Short Essay On Jesus Christ

we meet Jesus of Nazareth at the beginning of the Gospel of Mark, almost surely the oldest of the four, he’s a full-grown man.He comes down from Galilee, meets John, an ascetic desert hermit who lives on locusts and wild honey, and is baptized by him in the River Jordan.

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Kermode considers Mark to be, as the French would say, a text that reads itself: the secret it contains is that its central figure is keeping a secret that we can never really get. The fine English actor Alec Mc Cowen used to do a one-man show in which he recited Mark, complete, and his Jesus came alive instantly as a familiar human type—the Gandhi-Malcolm-Martin kind of charismatic leader of an oppressed people, with a character that clicks into focus as you begin to dramatize it. He likes defiant, enigmatic paradoxes and pregnant parables that never quite close, perhaps by design.

It is an intentionally open-ended story, prematurely closed, a mystery without a single solution. What seems new about Jesus is not his piety or divine detachment but the humanity of his irritability and impatience. He gets annoyed at the stupidity of his followers, their inability to grasp an obvious point. A story about a vineyard whose ungrateful husbandmen keep killing the servants sent to them is an anti-establishment, even an anti-clerical story, but it isn’t so obvious as to get him in trouble.

Mark invents the idea that Jesus’ secret was not that he was the “Davidic” messiah, the Arthur-like returning king, but that he was someone even bigger: the Son of God, whose return would signify the end of time and the birth of the Kingdom of God.

The literary critic Frank Kermode, in “The Genesis of Secrecy” (1979), a pioneering attempt to read Mark seriously as poetic literature, made a similar point, though his is less historical than interpretative.

If one thing seems nearly certain to the people who read and study the Gospels for a living, it’s that this really happened: John the Baptizer—as some like to call him, to give a better sense of the original Greek’s flat-footed active form—baptized Jesus.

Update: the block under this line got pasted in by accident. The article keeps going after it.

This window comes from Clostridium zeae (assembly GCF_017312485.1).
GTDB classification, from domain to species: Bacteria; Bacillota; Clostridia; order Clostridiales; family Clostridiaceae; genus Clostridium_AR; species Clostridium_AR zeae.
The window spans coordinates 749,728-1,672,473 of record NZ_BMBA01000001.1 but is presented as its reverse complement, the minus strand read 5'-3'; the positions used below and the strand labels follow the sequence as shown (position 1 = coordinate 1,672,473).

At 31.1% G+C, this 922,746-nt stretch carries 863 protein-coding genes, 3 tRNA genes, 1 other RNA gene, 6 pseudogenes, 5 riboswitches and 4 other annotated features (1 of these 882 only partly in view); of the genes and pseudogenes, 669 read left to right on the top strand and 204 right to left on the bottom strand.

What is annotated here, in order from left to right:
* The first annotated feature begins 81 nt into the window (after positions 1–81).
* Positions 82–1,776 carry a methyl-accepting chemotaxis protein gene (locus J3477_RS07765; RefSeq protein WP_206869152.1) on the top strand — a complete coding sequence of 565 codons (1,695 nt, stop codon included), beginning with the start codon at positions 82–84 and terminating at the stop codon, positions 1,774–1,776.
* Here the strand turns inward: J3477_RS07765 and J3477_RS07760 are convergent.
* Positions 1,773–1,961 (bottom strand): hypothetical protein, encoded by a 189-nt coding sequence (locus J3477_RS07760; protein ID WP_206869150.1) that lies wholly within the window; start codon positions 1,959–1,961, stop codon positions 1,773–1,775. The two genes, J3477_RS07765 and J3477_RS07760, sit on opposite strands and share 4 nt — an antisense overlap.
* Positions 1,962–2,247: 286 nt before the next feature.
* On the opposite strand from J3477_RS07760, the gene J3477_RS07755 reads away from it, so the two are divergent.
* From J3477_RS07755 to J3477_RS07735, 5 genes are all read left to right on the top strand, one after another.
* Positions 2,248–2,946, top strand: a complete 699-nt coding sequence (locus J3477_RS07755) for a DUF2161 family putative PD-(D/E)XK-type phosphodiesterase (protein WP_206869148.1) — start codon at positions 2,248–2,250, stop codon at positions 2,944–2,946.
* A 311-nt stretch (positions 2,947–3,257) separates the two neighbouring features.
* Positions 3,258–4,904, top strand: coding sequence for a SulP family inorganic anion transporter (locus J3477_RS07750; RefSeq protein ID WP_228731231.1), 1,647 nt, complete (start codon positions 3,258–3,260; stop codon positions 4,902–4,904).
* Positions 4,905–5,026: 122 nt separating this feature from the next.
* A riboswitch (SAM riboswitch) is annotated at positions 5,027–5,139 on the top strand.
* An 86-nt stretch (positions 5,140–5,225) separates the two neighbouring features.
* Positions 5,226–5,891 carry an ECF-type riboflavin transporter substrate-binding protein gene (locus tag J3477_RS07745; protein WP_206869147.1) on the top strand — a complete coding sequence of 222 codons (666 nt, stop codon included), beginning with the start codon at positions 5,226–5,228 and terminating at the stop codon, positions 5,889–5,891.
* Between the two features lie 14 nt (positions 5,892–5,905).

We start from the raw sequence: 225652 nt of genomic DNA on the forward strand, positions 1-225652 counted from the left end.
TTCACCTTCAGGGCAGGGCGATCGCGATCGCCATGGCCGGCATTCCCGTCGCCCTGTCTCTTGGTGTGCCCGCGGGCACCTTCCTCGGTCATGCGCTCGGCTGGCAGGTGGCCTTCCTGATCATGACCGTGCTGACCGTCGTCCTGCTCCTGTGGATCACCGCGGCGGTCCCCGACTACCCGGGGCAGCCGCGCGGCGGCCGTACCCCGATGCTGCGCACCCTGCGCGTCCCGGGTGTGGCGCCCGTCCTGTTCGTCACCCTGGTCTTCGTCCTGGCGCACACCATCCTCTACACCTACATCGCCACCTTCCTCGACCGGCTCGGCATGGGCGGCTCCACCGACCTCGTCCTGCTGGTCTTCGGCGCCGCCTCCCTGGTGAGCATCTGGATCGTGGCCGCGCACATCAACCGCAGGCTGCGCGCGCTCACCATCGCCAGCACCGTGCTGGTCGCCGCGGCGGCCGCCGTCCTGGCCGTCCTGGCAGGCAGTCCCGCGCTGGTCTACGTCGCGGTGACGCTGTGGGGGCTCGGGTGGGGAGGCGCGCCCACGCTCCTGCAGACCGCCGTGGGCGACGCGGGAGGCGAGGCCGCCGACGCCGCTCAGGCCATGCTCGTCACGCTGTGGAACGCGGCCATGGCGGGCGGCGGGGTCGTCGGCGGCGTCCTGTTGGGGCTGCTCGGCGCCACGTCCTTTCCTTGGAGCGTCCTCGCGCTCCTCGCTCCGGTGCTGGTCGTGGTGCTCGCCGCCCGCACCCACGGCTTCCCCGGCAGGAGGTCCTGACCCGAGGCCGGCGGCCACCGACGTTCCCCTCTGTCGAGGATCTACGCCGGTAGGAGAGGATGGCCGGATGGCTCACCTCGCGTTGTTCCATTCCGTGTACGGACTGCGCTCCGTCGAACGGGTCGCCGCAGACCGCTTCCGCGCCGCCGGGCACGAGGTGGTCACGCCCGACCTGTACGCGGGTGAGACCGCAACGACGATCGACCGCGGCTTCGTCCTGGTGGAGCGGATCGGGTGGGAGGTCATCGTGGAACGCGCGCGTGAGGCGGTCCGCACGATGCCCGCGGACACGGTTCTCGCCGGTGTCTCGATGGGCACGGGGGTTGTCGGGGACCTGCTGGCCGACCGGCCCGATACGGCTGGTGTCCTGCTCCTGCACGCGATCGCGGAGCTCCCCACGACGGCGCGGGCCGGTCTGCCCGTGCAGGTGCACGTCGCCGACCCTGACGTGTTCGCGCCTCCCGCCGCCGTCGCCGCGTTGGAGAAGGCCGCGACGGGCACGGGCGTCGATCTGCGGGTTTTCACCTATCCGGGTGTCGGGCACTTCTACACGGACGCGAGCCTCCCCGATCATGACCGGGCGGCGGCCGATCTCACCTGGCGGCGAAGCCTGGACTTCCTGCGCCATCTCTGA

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They believe it because it seems so unlikely, so at odds with the idea that Jesus always played the star in his own show: why would anyone have said it if it weren’t true?In his latest installment, “Jesus, Interrupted” (Harper One; .99), Ehrman once again shares with his readers the not entirely good news he found a quarter century ago when, after a fundamentalist youth, he went to graduate school: that all the Gospels were written decades after Jesus’ death; that all were written in Greek, which Jesus and the apostles didn’t speak and couldn’t write (if they could read and write at all); and that they were written as testaments of faith, not chronicles of biography, shaped to fit a prophecy rather than report a profile.The odd absences in Mark are matched by the unreal presences in the other Gospels.In Mark, for that matter, the two miraculous engines that push the story forward at the start and pull it toward Heaven at the end—the Virgin Birth and the Resurrection—make no appearance at all.The story begins with Jesus’ adult baptism, with no hint of a special circumstance at his birth, and there is actually some grumbling by Jesus about his family (“Only in his home town, among his relatives and in his own house, is a prophet without honor,” he complains); it ends with a cry of desolation as he is executed—and then an enigmatic and empty tomb. The Greek word , long taken to mean “carpenter,” could mean something closer to a stoneworker or a day laborer.Book after book—this year, ten in one month alone—appears, seeking the Truth.Paul Johnson has a sound believer’s life, “Jesus: A Biography from a Believer,” while Paul Verhoeven, the director of “Basic Instinct,” has a new skeptical-scholar’s book, “Jesus of Nazareth” (Seven Stories; .95).(The view that the search for the historical Jesus is like the search for the historical Superman—that there’s nothing there but a hopeful story and a girlfriend with an alliterative name—has by now been marginalized from the seminaries to the Internet; the scholar Earl Doherty defends it on his Web site with grace and tenacity.)The American scholar Bart Ehrman has been explaining the scholars’ truths for more than a decade now, in a series of sincere, quiet, and successful books.Ehrman is one of those best-selling authors like Richard Dawkins and Robert Ludlum and Peter Mayle, who write the same book over and over—but the basic template is so good that the new version is always worth reading.(It’s left to the Roman centurion to recognize him as the Son of God after he is dead, while the verses in Mark that show him risen were apparently added later.)The intractable complexities of fact produce the inevitable ambiguities of faith. (One thinks of the similar shadings of a word like “printer,” which could refer to Ben Franklin or to his dogsbody.) If a carpenter, then presumably he was an artisan.If a stoneworker, then presumably he spent his early years as a laborer, schlepping from Nazareth to the grand Greco-Roman city of Sepphoris, nearby, to help build its walls and perhaps visit its theatre and agora.

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